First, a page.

Let me begin by saying that, generally speaking, I think St. Mirren F.C. puts out some of the best kits in professional football. They have (err…had) a classic home kit and usually supplement it with excellent away and third kits. Last season I thought their trio of kits was among the best anywhere. Nothing earth-shaking, just quality from beginning to end. Unfortunately, their recently released home kit for next year is a car crash- the, “I can’t look away!” kind of car crash. Is it horrible? I don’t know. I think I’ll just have to fall back on one of my father’s favorite lines when, say, he walked by my bedroom to hear Minor Threat blaring out of my stereo and just said, “Well, isn’t that…something.”
When it comes right down to it- and forgive me for stating the obvious- I think the problem is the shirt (more on that below). The shorts (above) are plain, one might even say, “classy.” The socks? Well, except for the awful Carbrini logo on the shin, I quite like them (below). The shirt, however, is just too damn “busy.” St. Mirren have gone with stripes this thin on several occasions and it has only worked once- from 1884-1898- when it was the only design element on the shirt. No logo, no contrasting trim, nothing- even the shorts and socks were absolutely plain, solid blue. The 1987-1989 version with the HUGE white chest plate and red trim was an abomination, and the 1997-1998 version- though the stripes weren’t quite as thin- falls somewhere in the middle, with only the Uhlsport wordmark and sponsor logo having contrasting red elements.
The shirt does not look any better with long sleeves either- and some do. Look-
Regardless of sleeve length, what, specifically are the problems with this top, why is it too “busy?” Well, first off, the “test pattern” striping is just too much unless the rest of the top (and kit) is absolutely quiet- and neither is. Second, like Diadora and Fila (more, unfortunately, on them in a moment) insists on putting their clunky logo everywhere- something all-too-common among kit brands that don’t have the Q-rating of a Nike, Adidas, Puma, etc.. Third, the yellow is completely unnecessary on the shirt- especially as it appears on the sponsor logo. Fourth, can you imagine what this is going to look like with a shirt number on the back? There is no “cut-out” for the numbers, so that means that the numbers will probably be yellow trimmed in black and white or, perhaps even worse, white or black trimmed with yellow and black/white. Did I say “car crash?” I think I meant, “train wreck.” Finally, there’s the club crest- one of my favorites in all of football. It is not, however, a streamlined, “graphic design-oriented affair,” it is, in and of itself, “busy.”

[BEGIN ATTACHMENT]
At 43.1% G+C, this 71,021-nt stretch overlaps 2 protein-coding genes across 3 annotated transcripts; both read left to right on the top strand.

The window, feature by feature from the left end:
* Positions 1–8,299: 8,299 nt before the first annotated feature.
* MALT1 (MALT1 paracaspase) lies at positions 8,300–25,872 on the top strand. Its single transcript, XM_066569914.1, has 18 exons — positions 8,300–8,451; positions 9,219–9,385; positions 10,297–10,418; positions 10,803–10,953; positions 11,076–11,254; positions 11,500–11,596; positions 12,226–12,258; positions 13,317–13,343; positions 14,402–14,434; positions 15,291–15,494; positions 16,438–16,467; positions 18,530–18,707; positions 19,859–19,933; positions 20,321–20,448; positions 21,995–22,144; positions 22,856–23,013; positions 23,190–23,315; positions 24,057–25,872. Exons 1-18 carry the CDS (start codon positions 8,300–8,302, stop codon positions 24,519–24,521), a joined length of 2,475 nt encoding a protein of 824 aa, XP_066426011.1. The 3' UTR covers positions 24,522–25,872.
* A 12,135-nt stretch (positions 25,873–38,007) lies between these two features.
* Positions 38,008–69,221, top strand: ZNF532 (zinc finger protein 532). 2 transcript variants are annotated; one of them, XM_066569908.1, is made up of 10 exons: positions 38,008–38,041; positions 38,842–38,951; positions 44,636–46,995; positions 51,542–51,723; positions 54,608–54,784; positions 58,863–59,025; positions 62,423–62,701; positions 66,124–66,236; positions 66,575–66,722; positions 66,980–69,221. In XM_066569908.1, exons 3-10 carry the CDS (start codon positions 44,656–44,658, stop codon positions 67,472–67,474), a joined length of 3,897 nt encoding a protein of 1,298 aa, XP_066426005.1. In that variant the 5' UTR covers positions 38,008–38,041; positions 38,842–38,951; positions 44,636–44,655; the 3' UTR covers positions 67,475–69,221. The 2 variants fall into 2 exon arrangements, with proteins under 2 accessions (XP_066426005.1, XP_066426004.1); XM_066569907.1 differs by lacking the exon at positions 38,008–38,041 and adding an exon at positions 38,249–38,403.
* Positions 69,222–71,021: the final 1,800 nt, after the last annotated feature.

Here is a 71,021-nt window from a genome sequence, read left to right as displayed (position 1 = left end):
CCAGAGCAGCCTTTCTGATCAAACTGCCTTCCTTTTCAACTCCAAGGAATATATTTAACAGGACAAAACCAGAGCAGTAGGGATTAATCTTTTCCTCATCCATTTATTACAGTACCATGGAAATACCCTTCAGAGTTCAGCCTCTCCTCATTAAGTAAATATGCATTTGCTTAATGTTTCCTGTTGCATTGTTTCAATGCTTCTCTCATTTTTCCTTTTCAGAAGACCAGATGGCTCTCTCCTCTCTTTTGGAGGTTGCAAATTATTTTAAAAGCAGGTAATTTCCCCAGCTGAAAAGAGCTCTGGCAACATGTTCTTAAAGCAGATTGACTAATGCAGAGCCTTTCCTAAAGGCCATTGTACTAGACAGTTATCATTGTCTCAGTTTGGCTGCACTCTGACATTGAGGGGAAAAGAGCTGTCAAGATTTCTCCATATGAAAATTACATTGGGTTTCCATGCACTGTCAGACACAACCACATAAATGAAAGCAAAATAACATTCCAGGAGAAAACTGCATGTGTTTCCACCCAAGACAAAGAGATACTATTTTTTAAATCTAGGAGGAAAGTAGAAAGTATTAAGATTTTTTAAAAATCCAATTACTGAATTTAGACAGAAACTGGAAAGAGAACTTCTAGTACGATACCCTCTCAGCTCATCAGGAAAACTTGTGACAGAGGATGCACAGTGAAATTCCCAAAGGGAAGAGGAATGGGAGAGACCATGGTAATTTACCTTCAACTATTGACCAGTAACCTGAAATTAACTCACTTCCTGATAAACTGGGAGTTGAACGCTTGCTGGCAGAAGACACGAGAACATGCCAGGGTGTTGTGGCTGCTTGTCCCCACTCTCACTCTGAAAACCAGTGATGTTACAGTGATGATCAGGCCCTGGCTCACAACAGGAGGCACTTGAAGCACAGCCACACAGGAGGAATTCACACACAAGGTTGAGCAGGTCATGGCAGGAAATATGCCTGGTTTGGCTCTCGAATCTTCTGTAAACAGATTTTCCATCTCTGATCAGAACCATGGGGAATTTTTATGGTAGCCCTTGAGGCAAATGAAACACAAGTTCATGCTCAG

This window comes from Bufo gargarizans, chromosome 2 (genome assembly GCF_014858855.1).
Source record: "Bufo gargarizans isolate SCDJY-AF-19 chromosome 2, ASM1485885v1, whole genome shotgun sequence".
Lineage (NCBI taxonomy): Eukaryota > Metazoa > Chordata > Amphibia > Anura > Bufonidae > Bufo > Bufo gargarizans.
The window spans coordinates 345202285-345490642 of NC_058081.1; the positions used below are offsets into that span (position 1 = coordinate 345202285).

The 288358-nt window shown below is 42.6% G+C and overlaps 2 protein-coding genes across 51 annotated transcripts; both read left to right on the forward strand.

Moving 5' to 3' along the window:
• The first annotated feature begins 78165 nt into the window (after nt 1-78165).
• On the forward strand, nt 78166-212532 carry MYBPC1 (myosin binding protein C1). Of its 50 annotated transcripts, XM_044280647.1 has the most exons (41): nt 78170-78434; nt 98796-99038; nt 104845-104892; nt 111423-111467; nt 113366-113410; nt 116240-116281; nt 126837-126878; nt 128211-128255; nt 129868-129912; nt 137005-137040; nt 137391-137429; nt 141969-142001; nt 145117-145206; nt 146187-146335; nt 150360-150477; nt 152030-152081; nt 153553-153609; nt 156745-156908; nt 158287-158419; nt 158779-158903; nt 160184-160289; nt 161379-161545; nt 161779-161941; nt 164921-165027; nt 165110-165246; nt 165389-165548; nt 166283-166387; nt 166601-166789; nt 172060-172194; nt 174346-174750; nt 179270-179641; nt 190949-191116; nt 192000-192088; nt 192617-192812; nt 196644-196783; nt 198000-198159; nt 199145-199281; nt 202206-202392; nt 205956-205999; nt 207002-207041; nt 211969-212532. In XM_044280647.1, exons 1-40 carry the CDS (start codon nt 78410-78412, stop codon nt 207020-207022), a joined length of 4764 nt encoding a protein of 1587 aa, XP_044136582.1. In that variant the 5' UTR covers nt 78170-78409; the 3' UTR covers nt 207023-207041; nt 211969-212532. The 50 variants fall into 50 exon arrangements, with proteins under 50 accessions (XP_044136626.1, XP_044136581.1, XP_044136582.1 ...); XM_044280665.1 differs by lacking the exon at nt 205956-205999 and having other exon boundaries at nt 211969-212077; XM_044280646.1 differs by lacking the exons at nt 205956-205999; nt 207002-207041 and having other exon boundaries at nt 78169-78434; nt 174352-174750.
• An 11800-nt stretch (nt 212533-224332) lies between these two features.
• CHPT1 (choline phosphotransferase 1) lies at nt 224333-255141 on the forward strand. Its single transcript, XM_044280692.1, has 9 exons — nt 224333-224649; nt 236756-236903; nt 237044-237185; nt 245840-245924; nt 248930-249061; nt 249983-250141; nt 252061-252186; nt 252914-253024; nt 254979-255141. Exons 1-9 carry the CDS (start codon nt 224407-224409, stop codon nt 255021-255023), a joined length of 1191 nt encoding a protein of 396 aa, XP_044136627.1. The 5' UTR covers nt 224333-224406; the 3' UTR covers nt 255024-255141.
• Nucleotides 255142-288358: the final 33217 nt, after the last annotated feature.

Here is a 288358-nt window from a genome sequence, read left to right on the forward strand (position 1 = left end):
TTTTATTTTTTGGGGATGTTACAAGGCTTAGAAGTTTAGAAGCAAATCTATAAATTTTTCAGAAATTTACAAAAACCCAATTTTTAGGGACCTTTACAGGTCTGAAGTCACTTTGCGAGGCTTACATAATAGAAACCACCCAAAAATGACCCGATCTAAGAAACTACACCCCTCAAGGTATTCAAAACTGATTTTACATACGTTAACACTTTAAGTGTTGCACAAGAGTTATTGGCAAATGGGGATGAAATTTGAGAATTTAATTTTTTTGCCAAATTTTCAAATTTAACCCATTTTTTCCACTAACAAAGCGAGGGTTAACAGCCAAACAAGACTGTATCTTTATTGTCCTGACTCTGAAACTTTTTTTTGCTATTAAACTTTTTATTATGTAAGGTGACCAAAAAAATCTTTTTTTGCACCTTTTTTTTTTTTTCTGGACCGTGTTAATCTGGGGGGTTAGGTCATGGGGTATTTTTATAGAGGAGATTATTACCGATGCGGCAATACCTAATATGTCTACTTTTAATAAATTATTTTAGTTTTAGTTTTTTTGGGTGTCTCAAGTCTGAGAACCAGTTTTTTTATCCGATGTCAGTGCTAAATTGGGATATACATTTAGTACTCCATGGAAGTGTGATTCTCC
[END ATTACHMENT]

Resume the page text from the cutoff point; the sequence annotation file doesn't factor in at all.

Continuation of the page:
It’s beautiful. But you put this on a shirt as busy as the new one and it’s not going to work. Maybe something like this would work…
…but you’d probably have to redesign the whole kit in a more modernist/futuristic “color-matched” kind of look and, well, then it would be an entirely different kit anyway, so what would be the point of that? I mean, other than having the opportunity to pretend the first try never happened at all.
By now you’re wondering, “But what does this have to do with Ross County?” Well, I was getting to that. The Carbrini “brand” (it’s really no more than a logo and a wordmark, there is no “Carbrini” factory, or little town in Italy where the kits are hand-stitched by adorable old Italian women), like Diadora- and I believe, FILA- is owned by JD Sports, a U.K.-based retail chain like Olympia, Modell’s, etc. here in the the U.S..* So, if you see a club in Scotland or elsewhere wearing one of these brands, regardless of the actual “brand,” the design originated in Bury, England. Which logo get slapped on which kit probably has more to do with the design, club, and local market the kit is aimed at.
My worry here is that there are rumors that JD Sports- kit providers to Ross County- are making an attempt to push the Carbrini brand which they see as the hip, urban, young line of the three (Diadora being the more “traditional” line, and FILA being the line worn by 80s rappers, tennis players, and old people who walk laps in the mall while wearing matching tracksuits) by putting more of the teams they sponsor in Carbrini kits next season- including Ross County. This worries me for two reasons. First, in the two years County have worn Diadora, there have been no “clunkers” among the four kits and there’s been an absolute winner (last year’s red, be-sashed, away kit) as well. Second, I’ve never seen a Carbrini kit that was better than “slightly below” average.
I fear for my club’s sartorial future…
*JD Sports also owns the Kooga and Canterbury rugby brands, the Blacks outdoor chain (St. Mirren’s shirt sponsor last season), Champion Sports chain in Ireland, the Cloggs shoe store chain, etc..